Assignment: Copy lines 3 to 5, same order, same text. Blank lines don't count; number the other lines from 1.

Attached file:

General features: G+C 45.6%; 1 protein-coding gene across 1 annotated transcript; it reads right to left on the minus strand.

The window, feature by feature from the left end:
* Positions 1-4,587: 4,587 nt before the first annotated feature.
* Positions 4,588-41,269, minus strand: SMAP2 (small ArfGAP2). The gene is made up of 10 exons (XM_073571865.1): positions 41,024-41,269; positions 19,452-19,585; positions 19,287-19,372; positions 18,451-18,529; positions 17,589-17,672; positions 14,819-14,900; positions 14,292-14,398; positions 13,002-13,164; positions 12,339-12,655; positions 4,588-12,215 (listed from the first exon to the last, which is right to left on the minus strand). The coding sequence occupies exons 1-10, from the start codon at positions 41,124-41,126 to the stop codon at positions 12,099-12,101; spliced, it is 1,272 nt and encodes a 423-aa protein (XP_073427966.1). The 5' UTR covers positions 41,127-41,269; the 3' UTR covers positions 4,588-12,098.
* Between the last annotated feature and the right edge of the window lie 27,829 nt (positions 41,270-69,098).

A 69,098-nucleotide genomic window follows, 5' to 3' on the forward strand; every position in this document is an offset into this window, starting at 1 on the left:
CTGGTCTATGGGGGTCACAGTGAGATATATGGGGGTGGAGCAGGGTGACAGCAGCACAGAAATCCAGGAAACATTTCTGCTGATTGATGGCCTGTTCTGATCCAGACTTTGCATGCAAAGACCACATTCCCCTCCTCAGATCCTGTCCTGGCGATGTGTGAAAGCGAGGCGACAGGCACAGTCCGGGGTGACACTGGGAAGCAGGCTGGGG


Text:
* Positions 1-4,587: 4,587 nt before the first annotated feature.
* Positions 4,588-41,269, minus strand: SMAP2 (small ArfGAP2). The gene is made up of 10 exons (XM_073571865.1): positions 41,024-41,269; positions 19,452-19,585; positions 19,287-19,372; positions 18,451-18,529; positions 17,589-17,672; positions 14,819-14,900; positions 14,292-14,398; positions 13,002-13,164; positions 12,339-12,655; positions 4,588-12,215 (listed from the first exon to the last, which is right to left on the minus strand). The coding sequence occupies exons 1-10, from the start codon at positions 41,124-41,126 to the stop codon at positions 12,099-12,101; spliced, it is 1,272 nt and encodes a 423-aa protein (XP_073427966.1). The 5' UTR covers positions 41,127-41,269; the 3' UTR covers positions 4,588-12,098.
* Between the last annotated feature and the right edge of the window lie 27,829 nt (positions 41,270-69,098).